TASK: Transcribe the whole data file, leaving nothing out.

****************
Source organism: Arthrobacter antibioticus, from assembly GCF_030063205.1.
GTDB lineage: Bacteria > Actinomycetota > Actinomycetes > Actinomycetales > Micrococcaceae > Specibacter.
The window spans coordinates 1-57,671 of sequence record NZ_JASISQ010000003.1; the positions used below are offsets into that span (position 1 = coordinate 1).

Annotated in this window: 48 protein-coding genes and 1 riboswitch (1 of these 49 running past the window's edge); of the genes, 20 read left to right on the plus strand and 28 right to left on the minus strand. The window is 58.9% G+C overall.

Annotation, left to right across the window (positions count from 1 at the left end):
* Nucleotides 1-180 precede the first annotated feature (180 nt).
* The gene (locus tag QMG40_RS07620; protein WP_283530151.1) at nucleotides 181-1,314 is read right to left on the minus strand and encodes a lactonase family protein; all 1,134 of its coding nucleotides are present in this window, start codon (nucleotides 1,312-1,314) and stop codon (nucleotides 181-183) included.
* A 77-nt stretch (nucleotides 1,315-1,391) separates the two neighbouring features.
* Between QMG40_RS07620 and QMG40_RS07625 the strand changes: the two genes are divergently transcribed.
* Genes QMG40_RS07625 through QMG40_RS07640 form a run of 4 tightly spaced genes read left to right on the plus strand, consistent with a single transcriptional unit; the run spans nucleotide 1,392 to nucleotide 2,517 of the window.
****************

Source organism: Arthrobacter antibioticus, from assembly GCF_030063205.1.
GTDB lineage: Bacteria > Actinomycetota > Actinomycetes > Actinomycetales > Micrococcaceae > Specibacter.
The window spans coordinates 1-57,671 of sequence record NZ_JASISQ010000003.1; the positions used below are offsets into that span (position 1 = coordinate 1).

Annotated in this window: 48 protein-coding genes and 1 riboswitch (1 of these 49 running past the window's edge); of the genes, 20 read left to right on the plus strand and 28 right to left on the minus strand. The window is 58.9% G+C overall.

Annotation, left to right across the window (positions count from 1 at the left end):
* Nucleotides 1-180 precede the first annotated feature (180 nt).
* The gene (locus tag QMG40_RS07620; protein WP_283530151.1) at nucleotides 181-1,314 is read right to left on the minus strand and encodes a lactonase family protein; all 1,134 of its coding nucleotides are present in this window, start codon (nucleotides 1,312-1,314) and stop codon (nucleotides 181-183) included.
* A 77-nt stretch (nucleotides 1,315-1,391) separates the two neighbouring features.
* Between QMG40_RS07620 and QMG40_RS07625 the strand changes: the two genes are divergently transcribed.
* Genes QMG40_RS07625 through QMG40_RS07640 form a run of 4 tightly spaced genes read left to right on the plus strand, consistent with a single transcriptional unit; the run spans nucleotide 1,392 to nucleotide 2,517 of the window.